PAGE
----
Post # 1
Hello… I’m looking for some guidence on marriage convalidation. My husband and I were married last year outside the church. He is a non-believer, and we decided to be married by a judge (and not in a chruch) because he/we wanted the wedding ceremony to be meaningful to him/us and express what marraige means to him/us as a couple. Being catholic, I know that I am “living in sin” at this point, and I have not been to mass since before our wedding. I would like to return to the church, but I don’t really feel comfortable doing so until we have our marraige convalidated. One of my concerns is also that my husband is not baptized. Will that be a roadblock? I guess I am just looking for any suggestions from someone who is more knowlegable than I am about this process. My husband is OK with me agreeing to raise our future children in the Catholic faith (and I would like to do so), but he would not be OK with converting himself. Thanks so much!
Post # 3
I am happy to say that no, your husband’s not being baptized will NOT be a roadblock.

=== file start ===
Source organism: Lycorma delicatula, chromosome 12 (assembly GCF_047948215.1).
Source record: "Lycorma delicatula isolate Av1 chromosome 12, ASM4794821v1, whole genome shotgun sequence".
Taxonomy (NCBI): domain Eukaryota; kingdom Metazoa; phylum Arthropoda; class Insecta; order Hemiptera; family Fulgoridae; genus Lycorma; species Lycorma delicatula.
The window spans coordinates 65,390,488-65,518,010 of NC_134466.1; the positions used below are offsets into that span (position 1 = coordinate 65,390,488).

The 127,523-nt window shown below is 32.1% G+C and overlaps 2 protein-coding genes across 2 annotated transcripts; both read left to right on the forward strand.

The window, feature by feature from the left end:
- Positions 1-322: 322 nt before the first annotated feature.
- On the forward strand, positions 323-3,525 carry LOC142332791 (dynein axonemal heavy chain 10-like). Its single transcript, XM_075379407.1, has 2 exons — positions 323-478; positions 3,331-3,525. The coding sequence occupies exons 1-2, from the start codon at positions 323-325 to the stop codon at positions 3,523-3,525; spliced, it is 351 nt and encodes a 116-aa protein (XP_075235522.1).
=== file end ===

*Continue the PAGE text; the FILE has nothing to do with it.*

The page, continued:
You will have to get something called an “express dispensation” from your local bishop. You and your husband have what is called a “disparity of cult,” cult being the technical term for religion. You have your religion, and he has his none. It is not difficult to get permission 🙂 It just requires paperwork. The requirements are generally:
1. YOU will stay Catholic (he doesn’t have to convert)
2. YOU will promise to do your best to raise your kids Catholic (he just has to be aware that you gave your word)
3. BOTH of you understand and believe that marriage means forever, it’s not okay to have sex with other people, blah blah.
I have never heard of anyone being denied permission when they follow the steps to ask.
The first step is to call your local parish and tell them you are interested in getting your marriage convalidated. Try not to let them intimidate you or put you off; most parishes are very understaffed and overworked. If they don’t call you back, call again. It is not a big ordeal to get it done. I think in some dioceses there are more convalidations than there are weddings! 🙂
Post # 4
@Magdalena: Thank you so much! This is incredibly helpful and just what I was looking for. My husband agreed to go through with the convalidation, so now all we need to do is contact the parish and get the ball rolling. I really appreciate your help!